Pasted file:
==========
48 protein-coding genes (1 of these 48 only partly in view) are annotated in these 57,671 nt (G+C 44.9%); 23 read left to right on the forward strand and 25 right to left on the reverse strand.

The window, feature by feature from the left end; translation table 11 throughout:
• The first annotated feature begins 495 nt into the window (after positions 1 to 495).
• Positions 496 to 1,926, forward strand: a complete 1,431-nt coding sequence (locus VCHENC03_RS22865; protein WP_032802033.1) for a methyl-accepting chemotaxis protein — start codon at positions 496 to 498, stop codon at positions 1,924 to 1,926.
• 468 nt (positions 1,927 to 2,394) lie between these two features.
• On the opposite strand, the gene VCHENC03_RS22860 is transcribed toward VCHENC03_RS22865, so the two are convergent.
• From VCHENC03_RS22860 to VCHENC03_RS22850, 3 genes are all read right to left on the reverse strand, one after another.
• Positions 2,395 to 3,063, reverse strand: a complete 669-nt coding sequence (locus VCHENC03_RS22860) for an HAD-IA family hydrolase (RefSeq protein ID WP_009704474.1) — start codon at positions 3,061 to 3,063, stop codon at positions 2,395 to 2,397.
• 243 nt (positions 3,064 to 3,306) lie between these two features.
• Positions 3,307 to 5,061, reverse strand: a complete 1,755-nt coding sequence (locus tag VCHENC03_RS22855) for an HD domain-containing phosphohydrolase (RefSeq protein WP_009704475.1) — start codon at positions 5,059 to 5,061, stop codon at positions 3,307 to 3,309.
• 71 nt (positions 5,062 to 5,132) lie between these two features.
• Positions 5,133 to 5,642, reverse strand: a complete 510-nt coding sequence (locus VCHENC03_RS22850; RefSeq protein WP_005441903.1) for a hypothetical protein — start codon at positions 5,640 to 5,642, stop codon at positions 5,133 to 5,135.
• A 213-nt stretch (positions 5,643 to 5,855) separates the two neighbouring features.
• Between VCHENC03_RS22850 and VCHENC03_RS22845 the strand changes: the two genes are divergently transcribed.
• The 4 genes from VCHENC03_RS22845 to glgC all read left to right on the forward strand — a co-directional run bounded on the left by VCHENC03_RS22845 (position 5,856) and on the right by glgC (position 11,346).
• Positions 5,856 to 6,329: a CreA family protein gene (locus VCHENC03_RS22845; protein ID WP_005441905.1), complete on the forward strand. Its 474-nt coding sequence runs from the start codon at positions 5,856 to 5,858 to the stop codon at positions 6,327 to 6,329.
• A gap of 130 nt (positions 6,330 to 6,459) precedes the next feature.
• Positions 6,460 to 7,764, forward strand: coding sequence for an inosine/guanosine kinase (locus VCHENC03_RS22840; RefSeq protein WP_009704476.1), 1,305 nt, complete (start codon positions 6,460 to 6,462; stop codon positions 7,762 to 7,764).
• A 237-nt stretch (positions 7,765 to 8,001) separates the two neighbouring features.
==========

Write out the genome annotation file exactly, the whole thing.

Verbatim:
48 protein-coding genes (1 of these 48 only partly in view) are annotated in these 57,671 nt (G+C 44.9%); 23 read left to right on the forward strand and 25 right to left on the reverse strand.

The window, feature by feature from the left end; translation table 11 throughout:
• The first annotated feature begins 495 nt into the window (after positions 1 to 495).
• Positions 496 to 1,926, forward strand: a complete 1,431-nt coding sequence (locus VCHENC03_RS22865; protein WP_032802033.1) for a methyl-accepting chemotaxis protein — start codon at positions 496 to 498, stop codon at positions 1,924 to 1,926.
• 468 nt (positions 1,927 to 2,394) lie between these two features.
• On the opposite strand, the gene VCHENC03_RS22860 is transcribed toward VCHENC03_RS22865, so the two are convergent.
• From VCHENC03_RS22860 to VCHENC03_RS22850, 3 genes are all read right to left on the reverse strand, one after another.
• Positions 2,395 to 3,063, reverse strand: a complete 669-nt coding sequence (locus VCHENC03_RS22860) for an HAD-IA family hydrolase (RefSeq protein ID WP_009704474.1) — start codon at positions 3,061 to 3,063, stop codon at positions 2,395 to 2,397.
• 243 nt (positions 3,064 to 3,306) lie between these two features.
• Positions 3,307 to 5,061, reverse strand: a complete 1,755-nt coding sequence (locus tag VCHENC03_RS22855) for an HD domain-containing phosphohydrolase (RefSeq protein WP_009704475.1) — start codon at positions 5,059 to 5,061, stop codon at positions 3,307 to 3,309.
• 71 nt (positions 5,062 to 5,132) lie between these two features.
• Positions 5,133 to 5,642, reverse strand: a complete 510-nt coding sequence (locus VCHENC03_RS22850; RefSeq protein WP_005441903.1) for a hypothetical protein — start codon at positions 5,640 to 5,642, stop codon at positions 5,133 to 5,135.
• A 213-nt stretch (positions 5,643 to 5,855) separates the two neighbouring features.
• Between VCHENC03_RS22850 and VCHENC03_RS22845 the strand changes: the two genes are divergently transcribed.
• The 4 genes from VCHENC03_RS22845 to glgC all read left to right on the forward strand — a co-directional run bounded on the left by VCHENC03_RS22845 (position 5,856) and on the right by glgC (position 11,346).
• Positions 5,856 to 6,329: a CreA family protein gene (locus VCHENC03_RS22845; protein ID WP_005441905.1), complete on the forward strand. Its 474-nt coding sequence runs from the start codon at positions 5,856 to 5,858 to the stop codon at positions 6,327 to 6,329.
• A gap of 130 nt (positions 6,330 to 6,459) precedes the next feature.
• Positions 6,460 to 7,764, forward strand: coding sequence for an inosine/guanosine kinase (locus VCHENC03_RS22840; RefSeq protein WP_009704476.1), 1,305 nt, complete (start codon positions 6,460 to 6,462; stop codon positions 7,762 to 7,764).
• A 237-nt stretch (positions 7,765 to 8,001) separates the two neighbouring features.